New Policy Requiring Salary Disclosure Incites Flood of Positive Response

High fives for salary disclosure. This gif, courtesy of tenor.com, was posted on our Facebook page. 

High fives for salary disclosure. This gif, courtesy of tenor.com, was posted on our Facebook page. 

Since announcing the news on October 19 of our new Jobs Board policy, which requires that salary levels be divulged on all employment postings, the BC Alliance has been inundated with positive feedback. 

Starting Dec. 1, the policy will affect what is generally regarded as the largest arts employment classifieds in the province. The BC Alliance believes that the ongoing trend of not disclosing salary for jobs in arts, culture and heritage is unhelpful to both employers and potential employees and, at worst, may be discriminatory. Our announcement of the policy refers to this article by Vu Le of Nonprofit AF, which states that posting jobs that do not list a salary range perpetuates the gender wage gap, discriminates against people with colour, drives away potential good candidates, who refuse to apply for these positions, and wastes everyones time: “Why not just list the range, and let people self-select if they will apply or not? It cuts down on the number of applicants, and the ones who do apply will be much better matches because they will know exactly what they are getting into.”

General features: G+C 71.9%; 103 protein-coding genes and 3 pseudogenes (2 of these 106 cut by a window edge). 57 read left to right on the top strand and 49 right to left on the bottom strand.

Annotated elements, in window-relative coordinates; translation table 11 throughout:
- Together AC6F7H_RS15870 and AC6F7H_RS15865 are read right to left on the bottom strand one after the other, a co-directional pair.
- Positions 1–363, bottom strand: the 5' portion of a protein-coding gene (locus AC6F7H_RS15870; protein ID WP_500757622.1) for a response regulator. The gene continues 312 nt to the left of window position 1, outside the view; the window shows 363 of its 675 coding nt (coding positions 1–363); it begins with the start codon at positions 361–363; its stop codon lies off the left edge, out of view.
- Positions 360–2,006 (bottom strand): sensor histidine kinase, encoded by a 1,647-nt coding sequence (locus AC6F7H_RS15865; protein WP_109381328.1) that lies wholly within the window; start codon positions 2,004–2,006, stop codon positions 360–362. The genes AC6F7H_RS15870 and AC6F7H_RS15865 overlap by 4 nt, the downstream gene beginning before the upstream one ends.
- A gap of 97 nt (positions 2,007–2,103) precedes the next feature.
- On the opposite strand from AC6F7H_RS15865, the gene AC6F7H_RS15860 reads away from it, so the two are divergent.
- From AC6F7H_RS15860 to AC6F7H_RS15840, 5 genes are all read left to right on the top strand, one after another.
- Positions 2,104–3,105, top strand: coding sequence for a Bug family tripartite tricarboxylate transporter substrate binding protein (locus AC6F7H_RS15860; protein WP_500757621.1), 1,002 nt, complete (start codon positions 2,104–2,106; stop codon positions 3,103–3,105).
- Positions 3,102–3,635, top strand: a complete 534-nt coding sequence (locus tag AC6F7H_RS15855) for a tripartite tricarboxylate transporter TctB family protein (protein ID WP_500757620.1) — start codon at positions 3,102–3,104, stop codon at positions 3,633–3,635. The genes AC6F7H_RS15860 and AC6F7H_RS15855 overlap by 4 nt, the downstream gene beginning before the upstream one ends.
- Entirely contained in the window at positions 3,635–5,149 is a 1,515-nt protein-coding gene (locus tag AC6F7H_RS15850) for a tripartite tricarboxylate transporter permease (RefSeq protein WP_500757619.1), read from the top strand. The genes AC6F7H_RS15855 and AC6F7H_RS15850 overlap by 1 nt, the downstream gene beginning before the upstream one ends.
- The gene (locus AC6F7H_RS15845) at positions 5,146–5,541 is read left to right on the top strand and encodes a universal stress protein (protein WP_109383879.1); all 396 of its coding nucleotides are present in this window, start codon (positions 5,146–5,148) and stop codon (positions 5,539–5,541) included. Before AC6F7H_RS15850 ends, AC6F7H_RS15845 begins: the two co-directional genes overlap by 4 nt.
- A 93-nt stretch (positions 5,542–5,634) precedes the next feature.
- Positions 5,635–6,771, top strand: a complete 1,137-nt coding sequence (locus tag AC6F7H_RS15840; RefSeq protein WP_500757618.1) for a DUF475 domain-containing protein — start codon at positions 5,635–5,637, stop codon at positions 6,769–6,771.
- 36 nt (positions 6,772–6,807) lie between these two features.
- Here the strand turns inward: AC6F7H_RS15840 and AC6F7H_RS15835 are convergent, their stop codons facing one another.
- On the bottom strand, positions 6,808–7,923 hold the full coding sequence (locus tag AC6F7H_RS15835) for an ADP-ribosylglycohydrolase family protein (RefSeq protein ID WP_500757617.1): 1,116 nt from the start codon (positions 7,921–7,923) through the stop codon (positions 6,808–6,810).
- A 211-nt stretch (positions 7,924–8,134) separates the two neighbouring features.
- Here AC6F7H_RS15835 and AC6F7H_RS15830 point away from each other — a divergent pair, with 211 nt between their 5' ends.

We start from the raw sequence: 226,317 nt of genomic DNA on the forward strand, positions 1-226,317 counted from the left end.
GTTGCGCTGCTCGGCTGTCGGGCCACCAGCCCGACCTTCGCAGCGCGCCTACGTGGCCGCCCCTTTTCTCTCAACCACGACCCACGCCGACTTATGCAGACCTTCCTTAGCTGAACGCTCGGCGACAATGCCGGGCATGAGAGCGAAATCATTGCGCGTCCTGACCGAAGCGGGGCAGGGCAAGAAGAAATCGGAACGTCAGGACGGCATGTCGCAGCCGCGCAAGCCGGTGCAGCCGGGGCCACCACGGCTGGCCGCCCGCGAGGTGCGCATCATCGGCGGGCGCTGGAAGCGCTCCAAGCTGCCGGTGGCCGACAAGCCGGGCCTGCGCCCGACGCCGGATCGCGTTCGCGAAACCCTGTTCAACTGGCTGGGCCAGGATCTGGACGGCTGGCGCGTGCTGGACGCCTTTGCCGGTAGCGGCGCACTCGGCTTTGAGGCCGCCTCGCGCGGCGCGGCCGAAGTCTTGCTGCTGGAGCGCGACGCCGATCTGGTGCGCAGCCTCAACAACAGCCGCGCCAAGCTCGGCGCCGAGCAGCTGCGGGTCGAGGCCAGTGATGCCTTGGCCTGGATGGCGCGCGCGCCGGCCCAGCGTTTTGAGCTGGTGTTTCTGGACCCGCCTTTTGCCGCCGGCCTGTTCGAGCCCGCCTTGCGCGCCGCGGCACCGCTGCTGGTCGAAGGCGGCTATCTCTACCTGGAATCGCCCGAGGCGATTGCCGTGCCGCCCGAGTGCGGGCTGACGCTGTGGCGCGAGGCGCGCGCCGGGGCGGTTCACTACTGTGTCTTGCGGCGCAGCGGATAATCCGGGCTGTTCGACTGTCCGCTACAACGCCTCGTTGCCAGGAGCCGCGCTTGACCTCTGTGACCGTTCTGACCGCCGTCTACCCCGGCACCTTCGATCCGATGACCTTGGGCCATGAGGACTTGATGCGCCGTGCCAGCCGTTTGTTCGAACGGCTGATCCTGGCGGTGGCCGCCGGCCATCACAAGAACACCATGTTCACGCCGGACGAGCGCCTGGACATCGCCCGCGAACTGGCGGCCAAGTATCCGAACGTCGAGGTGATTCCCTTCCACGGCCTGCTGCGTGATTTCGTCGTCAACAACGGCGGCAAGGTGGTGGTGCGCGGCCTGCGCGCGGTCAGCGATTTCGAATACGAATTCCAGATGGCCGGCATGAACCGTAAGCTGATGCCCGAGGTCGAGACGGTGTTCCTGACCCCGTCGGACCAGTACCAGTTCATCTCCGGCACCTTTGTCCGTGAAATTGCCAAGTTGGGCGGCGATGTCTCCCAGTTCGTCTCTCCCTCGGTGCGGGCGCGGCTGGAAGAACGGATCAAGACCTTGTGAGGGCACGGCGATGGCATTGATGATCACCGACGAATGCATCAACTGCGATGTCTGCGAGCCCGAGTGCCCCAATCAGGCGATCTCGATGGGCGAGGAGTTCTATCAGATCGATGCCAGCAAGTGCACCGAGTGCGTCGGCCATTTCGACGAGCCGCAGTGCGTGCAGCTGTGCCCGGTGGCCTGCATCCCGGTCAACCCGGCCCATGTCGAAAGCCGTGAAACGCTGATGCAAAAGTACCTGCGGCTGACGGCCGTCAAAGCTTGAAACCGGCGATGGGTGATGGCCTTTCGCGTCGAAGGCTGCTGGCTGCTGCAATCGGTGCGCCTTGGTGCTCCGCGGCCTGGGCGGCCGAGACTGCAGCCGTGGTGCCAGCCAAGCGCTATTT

Our policy announcement invites feedback — and it has been copious, both via email and on social media platforms.

Here are just a few comments.

“Wow, I just wanted to pass on my thanks for taking the lead on the issue of undisclosed remuneration. I have found it incredibly troublesome to see this trend on the BC Alliance job board, particularly coming from non-profits that place such a value on ethics.” 

“Thank you for this move! It's so frustrating not to have salary mentioned as part of a job posting. Thank you, thank you!” 

"This resolves a very real challenge for job seekers in the arts."

“I lived and worked in the arts in the UK and usually, money is one of the first parts of conversation about a job."

“I find it completely unfair for employers to put the onus on potential candidates to gauge their worth as often time in an interview the potential employer will ask how much you want to earn and if you ballpark too low then you've screwed yourself for a lower wage or if you ballpark too high they don't consider you for the position.”

Yes to salary disclosure on job postings. Another gif, courtesy of Tenor.com, was posted on our Facebook page. 

Yes to salary disclosure on job postings. Another gif, courtesy of Tenor.com, was posted on our Facebook page. 

"Wow, what a clever and benevolent use of your influence over this!"

We're grateful for the positive response we've received — but we're always glad for more feedback. Please feel free reach out to our executive director, Brenda Leadlay (604 681 3535 ext. 209; brenda@allianceforarts.com), or leave us a comment on Facebook.

UPDATE 10/25/17: Vancouver artist Ian "Stan" Wardle, who influenced our new salary transparency policy, provides the following selection of articles about why it's best practice. 

The Real Reason Job Ads Don't Include A Salary Rrange
Put The Salary Range In Your Job Ad, Already!
Do You Post the Salary in Your Job Listings?
10 Reasons Why You Should Include Salary Ranges in Your Job Ads
Does Transparency Lead to Pay Compression? 
Why Salary Transparency Can Make Your Business Better
More Tech Companies Have Stopped Keeping Employee Salaries Secret — and They're Seeing Results

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